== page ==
All good things must eventually come to an end….and that unfortunately includes your wedding reception.
Your guests have had a good time, they don’t want to go home….but the party’s come to an end.
“Play one more” comes the cry from the dance floor.
Unfortunately, on many occasions, I’m not LEGALLY ALLOWED to continue playing amplified music after a prescribed time as will be set out in your venue’s licensing agreement with the local authority. Breaching these conditions can lead to your venue losing their entertainments license, and me being taken to court for loss of earnings….it’s that serious!
However, there IS a way around this situation which I use an awful lot.
It’s called the “Dummy Ending”
With your permission, this is the perfect way to end your evening entertainment. It keeps your guests happy (believe me….I can go from hero to zero for NOT playing one more!), and it satisfies all licensing requirements.
In practice, I finish five minutes before the official end time.
No, it doesn’t mean I get paid for five minutes work I haven’t done…..far from it. This is how it works….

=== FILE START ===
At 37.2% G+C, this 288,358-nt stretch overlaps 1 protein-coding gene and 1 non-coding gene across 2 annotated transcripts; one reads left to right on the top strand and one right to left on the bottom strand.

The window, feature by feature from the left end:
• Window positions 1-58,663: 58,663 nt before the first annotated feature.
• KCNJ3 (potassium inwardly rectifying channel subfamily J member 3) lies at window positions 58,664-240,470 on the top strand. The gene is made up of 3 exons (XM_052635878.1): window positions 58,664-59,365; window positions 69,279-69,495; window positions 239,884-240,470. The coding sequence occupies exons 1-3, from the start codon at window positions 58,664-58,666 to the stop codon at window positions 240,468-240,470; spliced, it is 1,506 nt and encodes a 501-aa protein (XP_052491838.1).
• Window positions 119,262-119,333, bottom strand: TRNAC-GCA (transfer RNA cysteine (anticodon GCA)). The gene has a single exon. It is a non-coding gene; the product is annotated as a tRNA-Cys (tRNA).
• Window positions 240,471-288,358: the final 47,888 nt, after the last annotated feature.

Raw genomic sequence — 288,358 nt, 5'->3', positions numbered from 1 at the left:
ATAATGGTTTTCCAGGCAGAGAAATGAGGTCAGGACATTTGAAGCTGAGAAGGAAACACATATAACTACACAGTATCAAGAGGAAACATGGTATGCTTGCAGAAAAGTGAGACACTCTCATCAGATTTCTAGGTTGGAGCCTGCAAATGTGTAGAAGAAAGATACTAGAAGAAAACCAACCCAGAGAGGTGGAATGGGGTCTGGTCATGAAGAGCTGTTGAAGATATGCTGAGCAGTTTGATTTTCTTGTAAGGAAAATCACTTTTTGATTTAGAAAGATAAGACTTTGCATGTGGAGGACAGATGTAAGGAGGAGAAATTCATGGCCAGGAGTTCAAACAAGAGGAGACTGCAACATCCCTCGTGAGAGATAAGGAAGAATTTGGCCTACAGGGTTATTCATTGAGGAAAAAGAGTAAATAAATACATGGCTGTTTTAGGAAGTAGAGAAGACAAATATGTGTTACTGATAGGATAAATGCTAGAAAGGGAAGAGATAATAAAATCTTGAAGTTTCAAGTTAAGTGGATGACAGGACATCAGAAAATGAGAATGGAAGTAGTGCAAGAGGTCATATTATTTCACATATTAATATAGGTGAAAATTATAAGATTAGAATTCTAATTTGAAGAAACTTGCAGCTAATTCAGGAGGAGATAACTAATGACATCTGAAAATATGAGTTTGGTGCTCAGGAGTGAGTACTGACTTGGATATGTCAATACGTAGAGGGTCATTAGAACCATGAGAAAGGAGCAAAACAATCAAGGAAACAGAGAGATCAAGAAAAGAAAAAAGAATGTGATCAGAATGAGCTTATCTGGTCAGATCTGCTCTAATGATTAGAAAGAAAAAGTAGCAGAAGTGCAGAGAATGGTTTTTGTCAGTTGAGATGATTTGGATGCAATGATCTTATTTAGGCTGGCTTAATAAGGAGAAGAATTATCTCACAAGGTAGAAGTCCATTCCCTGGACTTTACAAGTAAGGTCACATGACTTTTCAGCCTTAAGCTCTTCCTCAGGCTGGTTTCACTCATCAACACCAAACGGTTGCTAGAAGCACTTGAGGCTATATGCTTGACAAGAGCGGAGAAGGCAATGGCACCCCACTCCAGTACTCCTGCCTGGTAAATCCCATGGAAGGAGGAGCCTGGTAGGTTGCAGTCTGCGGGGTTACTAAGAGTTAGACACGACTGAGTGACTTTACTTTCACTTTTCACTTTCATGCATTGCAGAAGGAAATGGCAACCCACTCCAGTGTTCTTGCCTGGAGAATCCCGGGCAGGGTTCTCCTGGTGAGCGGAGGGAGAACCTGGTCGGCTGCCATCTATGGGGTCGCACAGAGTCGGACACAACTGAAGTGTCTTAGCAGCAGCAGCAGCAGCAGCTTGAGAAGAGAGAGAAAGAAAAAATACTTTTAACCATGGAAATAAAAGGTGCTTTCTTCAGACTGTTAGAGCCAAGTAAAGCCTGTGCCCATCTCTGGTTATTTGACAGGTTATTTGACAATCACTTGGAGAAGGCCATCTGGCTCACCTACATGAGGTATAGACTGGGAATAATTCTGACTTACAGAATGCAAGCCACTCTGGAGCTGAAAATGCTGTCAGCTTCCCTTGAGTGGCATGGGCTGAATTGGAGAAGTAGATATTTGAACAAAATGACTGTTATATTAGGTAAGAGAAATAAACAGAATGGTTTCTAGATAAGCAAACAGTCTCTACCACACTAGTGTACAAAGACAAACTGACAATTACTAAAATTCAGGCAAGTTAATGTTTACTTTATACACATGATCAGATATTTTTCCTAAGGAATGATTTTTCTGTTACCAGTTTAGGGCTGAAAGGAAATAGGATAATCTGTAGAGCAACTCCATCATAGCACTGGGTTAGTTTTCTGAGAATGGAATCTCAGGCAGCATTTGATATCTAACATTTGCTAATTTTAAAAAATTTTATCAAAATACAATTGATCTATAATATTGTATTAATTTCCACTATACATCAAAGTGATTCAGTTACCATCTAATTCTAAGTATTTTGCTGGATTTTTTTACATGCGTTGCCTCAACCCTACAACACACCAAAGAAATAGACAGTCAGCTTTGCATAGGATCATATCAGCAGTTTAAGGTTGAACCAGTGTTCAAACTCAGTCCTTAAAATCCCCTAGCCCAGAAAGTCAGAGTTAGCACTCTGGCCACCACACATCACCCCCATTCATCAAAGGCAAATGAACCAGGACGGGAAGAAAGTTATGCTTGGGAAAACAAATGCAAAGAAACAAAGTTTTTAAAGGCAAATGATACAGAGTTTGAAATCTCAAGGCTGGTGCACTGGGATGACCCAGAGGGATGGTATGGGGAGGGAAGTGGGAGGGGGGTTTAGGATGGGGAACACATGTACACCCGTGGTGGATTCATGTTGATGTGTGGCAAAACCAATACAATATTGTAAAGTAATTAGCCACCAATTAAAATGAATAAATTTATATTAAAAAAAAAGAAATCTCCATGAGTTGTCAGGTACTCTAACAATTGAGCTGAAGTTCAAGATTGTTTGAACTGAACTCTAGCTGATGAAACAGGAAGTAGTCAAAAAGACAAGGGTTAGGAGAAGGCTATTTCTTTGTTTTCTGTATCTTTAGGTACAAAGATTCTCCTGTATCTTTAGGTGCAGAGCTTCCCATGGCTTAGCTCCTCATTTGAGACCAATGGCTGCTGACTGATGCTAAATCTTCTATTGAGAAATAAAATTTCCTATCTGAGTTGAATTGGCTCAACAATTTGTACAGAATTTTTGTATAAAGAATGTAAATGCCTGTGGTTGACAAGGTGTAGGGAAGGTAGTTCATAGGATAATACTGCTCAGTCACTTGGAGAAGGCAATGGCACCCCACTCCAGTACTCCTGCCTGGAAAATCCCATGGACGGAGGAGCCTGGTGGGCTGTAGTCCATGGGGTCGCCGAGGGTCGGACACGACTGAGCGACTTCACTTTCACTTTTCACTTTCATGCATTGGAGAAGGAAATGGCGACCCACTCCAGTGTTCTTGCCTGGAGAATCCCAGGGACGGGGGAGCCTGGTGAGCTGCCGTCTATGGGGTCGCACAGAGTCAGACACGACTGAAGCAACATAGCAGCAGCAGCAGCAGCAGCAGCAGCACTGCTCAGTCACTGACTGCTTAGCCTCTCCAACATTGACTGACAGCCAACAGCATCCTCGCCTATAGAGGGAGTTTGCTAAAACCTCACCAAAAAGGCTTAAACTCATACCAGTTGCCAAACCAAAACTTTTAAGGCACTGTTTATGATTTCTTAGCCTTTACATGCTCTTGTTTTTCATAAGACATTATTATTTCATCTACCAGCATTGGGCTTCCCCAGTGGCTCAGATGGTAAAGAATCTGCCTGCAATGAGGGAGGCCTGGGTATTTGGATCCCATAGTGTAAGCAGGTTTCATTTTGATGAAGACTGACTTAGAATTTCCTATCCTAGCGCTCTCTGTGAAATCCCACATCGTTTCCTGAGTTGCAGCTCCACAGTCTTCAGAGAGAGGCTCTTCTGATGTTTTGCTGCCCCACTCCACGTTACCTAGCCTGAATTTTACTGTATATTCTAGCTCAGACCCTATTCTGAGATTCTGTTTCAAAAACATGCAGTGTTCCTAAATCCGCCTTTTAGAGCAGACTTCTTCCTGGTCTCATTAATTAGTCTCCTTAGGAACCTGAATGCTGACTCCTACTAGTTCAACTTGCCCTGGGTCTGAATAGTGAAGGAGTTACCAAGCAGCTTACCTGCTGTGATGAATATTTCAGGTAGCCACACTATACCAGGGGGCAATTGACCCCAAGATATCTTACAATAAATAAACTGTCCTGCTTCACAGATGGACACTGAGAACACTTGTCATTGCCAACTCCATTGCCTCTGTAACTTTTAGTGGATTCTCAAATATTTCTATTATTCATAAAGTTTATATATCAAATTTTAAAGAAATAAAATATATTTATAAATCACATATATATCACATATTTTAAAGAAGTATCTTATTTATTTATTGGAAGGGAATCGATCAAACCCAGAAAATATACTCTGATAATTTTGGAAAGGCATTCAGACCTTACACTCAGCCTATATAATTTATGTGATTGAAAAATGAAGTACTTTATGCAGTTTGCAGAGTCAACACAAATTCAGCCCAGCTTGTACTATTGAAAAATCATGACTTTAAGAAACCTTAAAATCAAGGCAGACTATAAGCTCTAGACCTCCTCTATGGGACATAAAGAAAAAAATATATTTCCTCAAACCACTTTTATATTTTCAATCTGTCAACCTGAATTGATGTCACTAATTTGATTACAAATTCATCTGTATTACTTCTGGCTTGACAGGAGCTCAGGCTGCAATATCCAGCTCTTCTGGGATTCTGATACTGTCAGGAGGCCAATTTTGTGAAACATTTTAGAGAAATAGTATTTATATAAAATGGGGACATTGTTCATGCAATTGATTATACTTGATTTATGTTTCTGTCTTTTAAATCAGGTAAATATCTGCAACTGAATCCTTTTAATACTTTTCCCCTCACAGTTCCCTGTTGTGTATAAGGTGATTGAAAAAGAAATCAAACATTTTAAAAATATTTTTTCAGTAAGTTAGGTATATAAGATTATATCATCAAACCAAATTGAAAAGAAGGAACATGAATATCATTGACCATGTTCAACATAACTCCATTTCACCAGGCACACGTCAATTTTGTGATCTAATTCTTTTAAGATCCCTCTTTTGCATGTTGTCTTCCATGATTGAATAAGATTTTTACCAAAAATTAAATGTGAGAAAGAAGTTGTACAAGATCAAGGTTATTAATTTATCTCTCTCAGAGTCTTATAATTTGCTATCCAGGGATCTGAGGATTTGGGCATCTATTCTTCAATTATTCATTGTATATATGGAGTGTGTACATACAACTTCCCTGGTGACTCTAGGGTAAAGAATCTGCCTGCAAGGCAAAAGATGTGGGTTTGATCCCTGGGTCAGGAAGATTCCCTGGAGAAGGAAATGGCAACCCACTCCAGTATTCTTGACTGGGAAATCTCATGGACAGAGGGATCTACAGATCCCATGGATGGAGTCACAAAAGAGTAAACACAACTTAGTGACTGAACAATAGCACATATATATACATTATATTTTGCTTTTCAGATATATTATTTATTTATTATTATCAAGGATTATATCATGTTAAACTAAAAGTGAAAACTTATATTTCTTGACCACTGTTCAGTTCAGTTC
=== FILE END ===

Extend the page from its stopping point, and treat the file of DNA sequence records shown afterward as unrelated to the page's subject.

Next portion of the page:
At the times agreed with your venue, I will call last orders and time at the bar. It’s usually a cue to your guests that the party is coming to an end and you’ll notice guests starting to make tracks for home at this point.
It’s also something the venue has to do by law.
If your reception is due to end at midnight, last orders will normally be at around 11:30-11:40, with time at the bar being at the venue’s discretion (normally between 10-15 minutes after last orders have been called). I will generally look to have the “official” last track end at 11:55 pm and make the “thanks and have a safe and pleasant journey home” announcements to signify the end of the party.
At this point (and this is sadly a true fact), many of your guests will have no idea that I’ve finished early. The normal procedure then is for some or many of your guests to insist “one more” track is played. It happens at 99% of weddings.
Now…if I’d timed everything to run to the last possible minute – I’d have to refuse (as already mentioned, it’s not my choice but legal restrictions that insist that I turn off at a certain time). It tends to leave a sour taste in the air because I’m seen as the bad guy 🙁
However, if I’ve ended with a dummy ending…I still have time for the elusive “one more” to be played. Your guests are happy, your venue is happy, and nobody has broken any laws!
It’s a simple concept, but it works! It’s definitely something to consider at YOUR wedding reception.
Of course, if you’ve specified what the last song of the evening is to be, then this will be the “one more” (it’s rare for the last song to be a guest request unless you’re happy for that to be the case).